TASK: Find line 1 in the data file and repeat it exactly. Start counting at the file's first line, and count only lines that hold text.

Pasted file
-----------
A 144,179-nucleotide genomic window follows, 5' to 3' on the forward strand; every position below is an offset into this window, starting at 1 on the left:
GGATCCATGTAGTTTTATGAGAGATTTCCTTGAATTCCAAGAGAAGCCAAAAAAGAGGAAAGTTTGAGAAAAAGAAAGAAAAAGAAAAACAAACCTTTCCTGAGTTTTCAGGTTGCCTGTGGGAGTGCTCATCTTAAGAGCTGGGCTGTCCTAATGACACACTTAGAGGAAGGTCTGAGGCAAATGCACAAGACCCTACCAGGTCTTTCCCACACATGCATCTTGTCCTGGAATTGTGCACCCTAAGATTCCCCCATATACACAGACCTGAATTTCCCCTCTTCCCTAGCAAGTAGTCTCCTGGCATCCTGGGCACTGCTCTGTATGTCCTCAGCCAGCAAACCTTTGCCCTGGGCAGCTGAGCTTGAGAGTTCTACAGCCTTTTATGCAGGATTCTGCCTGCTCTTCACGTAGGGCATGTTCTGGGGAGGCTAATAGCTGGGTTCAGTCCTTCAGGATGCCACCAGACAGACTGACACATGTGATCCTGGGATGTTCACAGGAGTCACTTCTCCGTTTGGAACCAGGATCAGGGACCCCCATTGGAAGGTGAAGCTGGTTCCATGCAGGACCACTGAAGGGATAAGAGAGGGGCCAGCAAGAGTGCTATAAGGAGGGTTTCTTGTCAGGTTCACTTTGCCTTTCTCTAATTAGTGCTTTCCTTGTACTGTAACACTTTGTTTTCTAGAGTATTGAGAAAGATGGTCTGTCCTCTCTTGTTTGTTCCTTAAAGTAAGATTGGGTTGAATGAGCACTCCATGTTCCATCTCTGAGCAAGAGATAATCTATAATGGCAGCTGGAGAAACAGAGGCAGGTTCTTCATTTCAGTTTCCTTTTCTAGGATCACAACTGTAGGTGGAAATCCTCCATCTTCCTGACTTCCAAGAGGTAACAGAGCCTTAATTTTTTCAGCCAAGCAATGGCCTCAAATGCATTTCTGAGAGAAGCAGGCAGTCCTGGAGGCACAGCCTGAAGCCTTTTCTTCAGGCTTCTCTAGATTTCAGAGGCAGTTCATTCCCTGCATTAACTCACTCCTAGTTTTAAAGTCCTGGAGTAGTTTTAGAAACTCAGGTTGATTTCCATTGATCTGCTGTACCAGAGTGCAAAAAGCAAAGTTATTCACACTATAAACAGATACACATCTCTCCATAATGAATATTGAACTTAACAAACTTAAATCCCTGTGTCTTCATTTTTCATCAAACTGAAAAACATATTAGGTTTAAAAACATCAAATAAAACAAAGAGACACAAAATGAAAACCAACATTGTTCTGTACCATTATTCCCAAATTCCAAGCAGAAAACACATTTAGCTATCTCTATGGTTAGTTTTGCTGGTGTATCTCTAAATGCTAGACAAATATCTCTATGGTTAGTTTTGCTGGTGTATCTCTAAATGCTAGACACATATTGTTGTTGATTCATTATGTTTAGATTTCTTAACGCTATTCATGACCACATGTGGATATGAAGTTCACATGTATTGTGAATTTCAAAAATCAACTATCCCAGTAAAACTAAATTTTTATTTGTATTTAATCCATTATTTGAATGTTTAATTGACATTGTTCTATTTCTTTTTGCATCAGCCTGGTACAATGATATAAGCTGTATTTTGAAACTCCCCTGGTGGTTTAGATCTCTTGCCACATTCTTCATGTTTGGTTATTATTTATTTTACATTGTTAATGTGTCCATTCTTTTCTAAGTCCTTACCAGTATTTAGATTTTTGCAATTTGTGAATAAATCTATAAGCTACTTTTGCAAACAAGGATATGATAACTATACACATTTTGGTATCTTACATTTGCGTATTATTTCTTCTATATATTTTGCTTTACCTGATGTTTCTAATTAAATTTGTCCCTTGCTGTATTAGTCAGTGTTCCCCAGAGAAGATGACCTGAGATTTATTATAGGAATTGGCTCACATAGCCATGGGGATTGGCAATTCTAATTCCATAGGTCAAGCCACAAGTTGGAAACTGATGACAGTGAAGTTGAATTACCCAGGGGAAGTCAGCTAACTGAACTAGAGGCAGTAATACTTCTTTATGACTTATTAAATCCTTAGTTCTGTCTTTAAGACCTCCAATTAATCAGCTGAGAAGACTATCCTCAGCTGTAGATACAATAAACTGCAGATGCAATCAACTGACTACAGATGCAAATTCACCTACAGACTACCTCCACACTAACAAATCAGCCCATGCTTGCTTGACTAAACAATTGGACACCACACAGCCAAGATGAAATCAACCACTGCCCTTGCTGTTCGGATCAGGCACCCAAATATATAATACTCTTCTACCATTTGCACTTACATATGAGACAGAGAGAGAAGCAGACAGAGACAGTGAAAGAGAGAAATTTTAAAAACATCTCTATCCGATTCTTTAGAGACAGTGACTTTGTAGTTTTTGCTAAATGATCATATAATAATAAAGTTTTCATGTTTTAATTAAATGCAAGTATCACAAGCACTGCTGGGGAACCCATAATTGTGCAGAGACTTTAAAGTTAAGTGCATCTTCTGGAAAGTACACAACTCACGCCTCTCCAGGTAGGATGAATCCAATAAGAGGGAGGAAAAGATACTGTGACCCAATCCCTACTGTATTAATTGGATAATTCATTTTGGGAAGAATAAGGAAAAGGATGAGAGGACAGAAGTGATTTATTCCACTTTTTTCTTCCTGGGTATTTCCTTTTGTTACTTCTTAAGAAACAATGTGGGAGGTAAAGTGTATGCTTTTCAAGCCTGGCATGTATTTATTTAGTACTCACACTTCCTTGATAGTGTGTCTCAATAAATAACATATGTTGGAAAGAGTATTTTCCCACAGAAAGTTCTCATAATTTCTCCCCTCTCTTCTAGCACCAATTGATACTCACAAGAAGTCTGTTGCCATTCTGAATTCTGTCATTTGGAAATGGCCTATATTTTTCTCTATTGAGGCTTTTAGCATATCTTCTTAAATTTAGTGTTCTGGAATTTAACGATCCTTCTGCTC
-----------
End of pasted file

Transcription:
A 144,179-nucleotide genomic window follows, 5' to 3' on the forward strand; every position below is an offset into this window, starting at 1 on the left: